- Pacific Gas & Electric worked over the weekend, supporting first responders including CAL FIRE, as three wildfires in the north and central portions of the state engulfed thousands of acres and destroyed utility infrastructure.
- Some 12,800 customers were without power, as of Sept. 13, and PG&E said it could not give a firm estimate of when service would be restored.
- PG&E said it was assessing the portions of its grid impacted by wildfires, which have been exacerbated by the Western drought and extreme temperatures.
As California wildfires sweep across tens of thousands of acres, claiming lives and structures, power outages may be among the lesser issues. But PG&E said it was working to support first responders battling three blazes, and was looking into broader impacts on its electric grid.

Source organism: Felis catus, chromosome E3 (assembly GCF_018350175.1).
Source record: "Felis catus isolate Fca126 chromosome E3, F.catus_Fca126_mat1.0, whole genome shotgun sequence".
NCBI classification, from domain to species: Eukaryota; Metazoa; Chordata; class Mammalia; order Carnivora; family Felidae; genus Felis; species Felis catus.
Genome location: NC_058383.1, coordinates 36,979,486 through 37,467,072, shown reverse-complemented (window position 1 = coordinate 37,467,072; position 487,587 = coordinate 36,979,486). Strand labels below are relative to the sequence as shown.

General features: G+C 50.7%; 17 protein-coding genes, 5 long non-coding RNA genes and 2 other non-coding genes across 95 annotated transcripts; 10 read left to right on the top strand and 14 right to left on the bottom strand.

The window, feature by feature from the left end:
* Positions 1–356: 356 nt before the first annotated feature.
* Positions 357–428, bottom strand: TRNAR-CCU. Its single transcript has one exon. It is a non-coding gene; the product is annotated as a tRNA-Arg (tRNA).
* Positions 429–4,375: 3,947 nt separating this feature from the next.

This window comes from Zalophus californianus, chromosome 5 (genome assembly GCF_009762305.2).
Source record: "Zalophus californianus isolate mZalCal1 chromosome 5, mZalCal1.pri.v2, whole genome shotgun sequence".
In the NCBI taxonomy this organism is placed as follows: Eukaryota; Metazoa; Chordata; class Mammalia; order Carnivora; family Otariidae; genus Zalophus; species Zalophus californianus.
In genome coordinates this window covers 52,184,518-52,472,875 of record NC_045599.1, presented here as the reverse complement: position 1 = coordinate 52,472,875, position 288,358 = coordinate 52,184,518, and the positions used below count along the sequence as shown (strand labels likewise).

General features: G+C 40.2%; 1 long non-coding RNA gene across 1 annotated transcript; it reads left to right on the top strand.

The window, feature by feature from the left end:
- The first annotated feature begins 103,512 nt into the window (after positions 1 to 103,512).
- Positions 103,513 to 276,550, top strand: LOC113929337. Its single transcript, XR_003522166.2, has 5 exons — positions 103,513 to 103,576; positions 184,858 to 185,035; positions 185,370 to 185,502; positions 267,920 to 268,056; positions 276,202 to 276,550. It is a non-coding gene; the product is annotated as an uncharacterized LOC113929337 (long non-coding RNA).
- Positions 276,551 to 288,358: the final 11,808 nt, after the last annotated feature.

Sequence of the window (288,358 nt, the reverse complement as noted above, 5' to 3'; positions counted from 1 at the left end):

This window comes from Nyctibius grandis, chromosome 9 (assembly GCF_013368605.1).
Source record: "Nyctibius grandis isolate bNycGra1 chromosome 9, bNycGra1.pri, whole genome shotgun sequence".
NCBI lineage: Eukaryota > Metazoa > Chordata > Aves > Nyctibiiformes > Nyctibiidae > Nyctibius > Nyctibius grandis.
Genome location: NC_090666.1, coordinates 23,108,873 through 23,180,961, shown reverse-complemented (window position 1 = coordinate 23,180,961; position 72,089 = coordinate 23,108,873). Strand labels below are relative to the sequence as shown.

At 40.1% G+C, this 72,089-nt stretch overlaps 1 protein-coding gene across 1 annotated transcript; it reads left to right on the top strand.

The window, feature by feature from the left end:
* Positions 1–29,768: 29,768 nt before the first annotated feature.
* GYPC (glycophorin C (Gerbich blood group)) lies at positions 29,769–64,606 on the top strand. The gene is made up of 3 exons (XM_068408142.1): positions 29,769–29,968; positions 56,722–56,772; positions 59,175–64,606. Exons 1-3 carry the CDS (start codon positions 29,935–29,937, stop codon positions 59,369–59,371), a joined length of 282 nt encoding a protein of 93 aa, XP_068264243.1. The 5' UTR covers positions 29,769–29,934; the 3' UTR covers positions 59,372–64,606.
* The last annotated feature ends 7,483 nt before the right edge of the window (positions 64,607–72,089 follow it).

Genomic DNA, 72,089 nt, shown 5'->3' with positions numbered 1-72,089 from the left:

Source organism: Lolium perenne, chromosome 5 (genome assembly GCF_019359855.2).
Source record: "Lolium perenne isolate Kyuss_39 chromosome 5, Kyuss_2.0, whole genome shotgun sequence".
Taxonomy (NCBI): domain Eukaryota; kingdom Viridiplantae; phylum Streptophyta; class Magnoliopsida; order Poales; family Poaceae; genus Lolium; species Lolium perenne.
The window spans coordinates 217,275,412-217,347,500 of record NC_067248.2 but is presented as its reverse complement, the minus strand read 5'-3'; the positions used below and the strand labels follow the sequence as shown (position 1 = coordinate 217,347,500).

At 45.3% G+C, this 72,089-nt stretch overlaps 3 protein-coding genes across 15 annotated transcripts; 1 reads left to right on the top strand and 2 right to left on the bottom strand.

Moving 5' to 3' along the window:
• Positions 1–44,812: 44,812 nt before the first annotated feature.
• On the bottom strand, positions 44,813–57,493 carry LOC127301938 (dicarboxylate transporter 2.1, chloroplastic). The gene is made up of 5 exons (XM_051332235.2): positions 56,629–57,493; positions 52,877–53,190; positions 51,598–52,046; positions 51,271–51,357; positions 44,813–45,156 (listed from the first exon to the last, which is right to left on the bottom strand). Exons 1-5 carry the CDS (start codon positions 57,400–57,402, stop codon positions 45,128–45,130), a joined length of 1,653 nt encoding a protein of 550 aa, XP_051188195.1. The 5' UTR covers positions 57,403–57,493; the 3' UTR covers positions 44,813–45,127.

"The safety of our customers, our employees and the first responders is our highest priority as we work together with CAL FIRE and local agencies to assess our systems and help our communities and customers get back on their feet," Barry Anderson, PG&E vice president of emergency preparedness and operations, said in a statement. "Our crews have been in these areas since the beginning, and we will be there for the duration."
A fire in Lake County, about 100 miles north of San Francisco, scorched more than 50,000 acres and disrupted service to 7,100 customers in PG&E's service territory.
Another fire in Amador and Calaveras counties has burned through more than 65,000 acres and damaged PG&E power lines and poles, causing power outages to approximately 5,600 customers. The utility said it was able to restore power to 5,000 customers in Pine Grove by providing temporary generation.
PG&E said its crews had gained limited access to the Valley, Butte and Rough fire areas, and were performing damage assessments and repairs where possible. More than 500 PG&E personnel are involved, with additional crews arriving.
Most recently, a PG&E power line contacting a tree is believed to have sparked the deadly Butte fire, which killed two people and burnt more than 70,000 acres in the Sierra foothills.
California's historical drought has contributed to 12 million dead trees in the state's forest, turning it into a tinderbox for one of the most epic fire seasons.